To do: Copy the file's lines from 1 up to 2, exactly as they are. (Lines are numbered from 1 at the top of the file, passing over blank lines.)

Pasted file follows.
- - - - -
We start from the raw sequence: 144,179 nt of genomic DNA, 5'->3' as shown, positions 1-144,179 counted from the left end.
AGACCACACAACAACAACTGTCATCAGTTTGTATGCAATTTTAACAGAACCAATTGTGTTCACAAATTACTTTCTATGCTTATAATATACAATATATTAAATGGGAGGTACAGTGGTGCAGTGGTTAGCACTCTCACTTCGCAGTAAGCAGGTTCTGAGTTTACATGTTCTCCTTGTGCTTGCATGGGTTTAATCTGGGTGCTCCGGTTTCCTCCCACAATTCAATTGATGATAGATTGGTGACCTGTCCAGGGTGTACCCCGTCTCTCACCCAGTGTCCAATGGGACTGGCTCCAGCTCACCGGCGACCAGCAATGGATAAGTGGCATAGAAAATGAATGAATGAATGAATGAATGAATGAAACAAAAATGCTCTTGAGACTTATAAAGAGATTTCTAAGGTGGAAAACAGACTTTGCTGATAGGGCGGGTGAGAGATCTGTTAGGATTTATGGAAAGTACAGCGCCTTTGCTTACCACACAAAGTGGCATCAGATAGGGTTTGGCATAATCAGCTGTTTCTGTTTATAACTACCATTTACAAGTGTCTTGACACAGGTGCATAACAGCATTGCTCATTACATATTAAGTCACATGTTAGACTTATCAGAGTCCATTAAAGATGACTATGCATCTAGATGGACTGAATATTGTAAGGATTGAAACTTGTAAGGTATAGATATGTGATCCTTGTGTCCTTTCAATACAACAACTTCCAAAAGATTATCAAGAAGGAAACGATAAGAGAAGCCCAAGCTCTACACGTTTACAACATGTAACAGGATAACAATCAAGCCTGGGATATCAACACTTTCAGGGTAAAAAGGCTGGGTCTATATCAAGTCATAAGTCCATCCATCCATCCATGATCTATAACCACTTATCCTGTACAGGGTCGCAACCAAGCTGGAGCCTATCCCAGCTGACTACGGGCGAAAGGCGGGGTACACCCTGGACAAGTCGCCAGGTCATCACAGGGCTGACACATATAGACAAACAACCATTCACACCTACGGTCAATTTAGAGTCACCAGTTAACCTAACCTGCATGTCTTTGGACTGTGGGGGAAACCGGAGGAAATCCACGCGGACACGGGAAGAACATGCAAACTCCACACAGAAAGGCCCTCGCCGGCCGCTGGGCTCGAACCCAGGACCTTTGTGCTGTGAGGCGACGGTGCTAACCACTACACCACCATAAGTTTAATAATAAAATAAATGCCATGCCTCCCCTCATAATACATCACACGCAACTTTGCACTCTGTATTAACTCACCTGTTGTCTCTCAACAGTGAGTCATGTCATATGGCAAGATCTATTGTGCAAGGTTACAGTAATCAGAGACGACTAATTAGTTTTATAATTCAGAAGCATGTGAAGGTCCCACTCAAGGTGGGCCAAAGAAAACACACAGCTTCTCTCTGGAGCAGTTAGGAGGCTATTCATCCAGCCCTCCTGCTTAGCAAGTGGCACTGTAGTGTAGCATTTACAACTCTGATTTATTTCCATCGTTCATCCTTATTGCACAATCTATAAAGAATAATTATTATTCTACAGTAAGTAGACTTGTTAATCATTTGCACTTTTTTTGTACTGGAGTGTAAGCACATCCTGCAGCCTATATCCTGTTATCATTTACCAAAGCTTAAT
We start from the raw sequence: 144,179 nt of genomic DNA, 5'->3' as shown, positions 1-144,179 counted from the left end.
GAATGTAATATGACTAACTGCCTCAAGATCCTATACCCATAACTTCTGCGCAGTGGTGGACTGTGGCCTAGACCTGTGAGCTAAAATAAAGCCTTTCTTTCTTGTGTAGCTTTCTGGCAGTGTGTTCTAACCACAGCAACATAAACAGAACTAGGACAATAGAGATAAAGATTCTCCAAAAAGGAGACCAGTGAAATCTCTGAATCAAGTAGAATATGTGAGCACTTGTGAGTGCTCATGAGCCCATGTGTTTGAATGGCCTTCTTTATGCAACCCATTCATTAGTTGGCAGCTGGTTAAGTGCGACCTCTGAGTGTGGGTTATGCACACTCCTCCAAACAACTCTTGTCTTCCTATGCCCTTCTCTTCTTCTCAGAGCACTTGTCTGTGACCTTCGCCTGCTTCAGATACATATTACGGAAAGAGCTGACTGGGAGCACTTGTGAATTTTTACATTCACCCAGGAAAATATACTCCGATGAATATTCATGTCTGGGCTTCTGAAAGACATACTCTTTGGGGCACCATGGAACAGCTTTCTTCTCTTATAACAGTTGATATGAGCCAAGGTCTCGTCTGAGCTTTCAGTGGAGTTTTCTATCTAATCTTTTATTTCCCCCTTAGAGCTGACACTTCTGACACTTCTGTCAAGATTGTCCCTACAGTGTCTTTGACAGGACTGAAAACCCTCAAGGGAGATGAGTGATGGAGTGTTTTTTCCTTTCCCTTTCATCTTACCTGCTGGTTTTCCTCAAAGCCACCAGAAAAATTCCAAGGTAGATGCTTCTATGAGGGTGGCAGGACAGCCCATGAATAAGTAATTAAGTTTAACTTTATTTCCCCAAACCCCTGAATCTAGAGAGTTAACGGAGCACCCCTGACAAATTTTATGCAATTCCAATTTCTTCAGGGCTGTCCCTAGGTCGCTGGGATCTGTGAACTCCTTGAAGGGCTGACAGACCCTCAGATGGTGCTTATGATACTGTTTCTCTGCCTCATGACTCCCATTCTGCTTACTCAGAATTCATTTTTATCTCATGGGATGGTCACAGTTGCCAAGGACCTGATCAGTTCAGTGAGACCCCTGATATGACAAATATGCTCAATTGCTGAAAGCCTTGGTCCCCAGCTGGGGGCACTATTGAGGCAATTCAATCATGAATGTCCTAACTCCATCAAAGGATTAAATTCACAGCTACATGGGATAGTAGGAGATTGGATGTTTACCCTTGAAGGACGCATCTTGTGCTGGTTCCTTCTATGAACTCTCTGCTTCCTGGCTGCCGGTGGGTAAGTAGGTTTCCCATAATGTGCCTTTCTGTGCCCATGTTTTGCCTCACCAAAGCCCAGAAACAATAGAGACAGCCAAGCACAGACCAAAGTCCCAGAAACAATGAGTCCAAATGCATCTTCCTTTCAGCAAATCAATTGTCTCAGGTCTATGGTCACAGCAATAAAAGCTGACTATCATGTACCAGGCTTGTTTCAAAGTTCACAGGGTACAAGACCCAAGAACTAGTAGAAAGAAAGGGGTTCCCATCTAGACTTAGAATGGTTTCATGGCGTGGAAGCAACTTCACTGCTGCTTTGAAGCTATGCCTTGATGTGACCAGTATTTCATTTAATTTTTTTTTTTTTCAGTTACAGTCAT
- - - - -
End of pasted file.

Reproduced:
We start from the raw sequence: 144,179 nt of genomic DNA, 5'->3' as shown, positions 1-144,179 counted from the left end.
AGACCACACAACAACAACTGTCATCAGTTTGTATGCAATTTTAACAGAACCAATTGTGTTCACAAATTACTTTCTATGCTTATAATATACAATATATTAAATGGGAGGTACAGTGGTGCAGTGGTTAGCACTCTCACTTCGCAGTAAGCAGGTTCTGAGTTTACATGTTCTCCTTGTGCTTGCATGGGTTTAATCTGGGTGCTCCGGTTTCCTCCCACAATTCAATTGATGATAGATTGGTGACCTGTCCAGGGTGTACCCCGTCTCTCACCCAGTGTCCAATGGGACTGGCTCCAGCTCACCGGCGACCAGCAATGGATAAGTGGCATAGAAAATGAATGAATGAATGAATGAATGAATGAAACAAAAATGCTCTTGAGACTTATAAAGAGATTTCTAAGGTGGAAAACAGACTTTGCTGATAGGGCGGGTGAGAGATCTGTTAGGATTTATGGAAAGTACAGCGCCTTTGCTTACCACACAAAGTGGCATCAGATAGGGTTTGGCATAATCAGCTGTTTCTGTTTATAACTACCATTTACAAGTGTCTTGACACAGGTGCATAACAGCATTGCTCATTACATATTAAGTCACATGTTAGACTTATCAGAGTCCATTAAAGATGACTATGCATCTAGATGGACTGAATATTGTAAGGATTGAAACTTGTAAGGTATAGATATGTGATCCTTGTGTCCTTTCAATACAACAACTTCCAAAAGATTATCAAGAAGGAAACGATAAGAGAAGCCCAAGCTCTACACGTTTACAACATGTAACAGGATAACAATCAAGCCTGGGATATCAACACTTTCAGGGTAAAAAGGCTGGGTCTATATCAAGTCATAAGTCCATCCATCCATCCATGATCTATAACCACTTATCCTGTACAGGGTCGCAACCAAGCTGGAGCCTATCCCAGCTGACTACGGGCGAAAGGCGGGGTACACCCTGGACAAGTCGCCAGGTCATCACAGGGCTGACACATATAGACAAACAACCATTCACACCTACGGTCAATTTAGAGTCACCAGTTAACCTAACCTGCATGTCTTTGGACTGTGGGGGAAACCGGAGGAAATCCACGCGGACACGGGAAGAACATGCAAACTCCACACAGAAAGGCCCTCGCCGGCCGCTGGGCTCGAACCCAGGACCTTTGTGCTGTGAGGCGACGGTGCTAACCACTACACCACCATAAGTTTAATAATAAAATAAATGCCATGCCTCCCCTCATAATACATCACACGCAACTTTGCACTCTGTATTAACTCACCTGTTGTCTCTCAACAGTGAGTCATGTCATATGGCAAGATCTATTGTGCAAGGTTACAGTAATCAGAGACGACTAATTAGTTTTATAATTCAGAAGCATGTGAAGGTCCCACTCAAGGTGGGCCAAAGAAAACACACAGCTTCTCTCTGGAGCAGTTAGGAGGCTATTCATCCAGCCCTCCTGCTTAGCAAGTGGCACTGTAGTGTAGCATTTACAACTCTGATTTATTTCCATCGTTCATCCTTATTGCACAATCTATAAAGAATAATTATTATTCTACAGTAAGTAGACTTGTTAATCATTTGCACTTTTTTTGTACTGGAGTGTAAGCACATCCTGCAGCCTATATCCTGTTATCATTTACCAAAGCTTAAT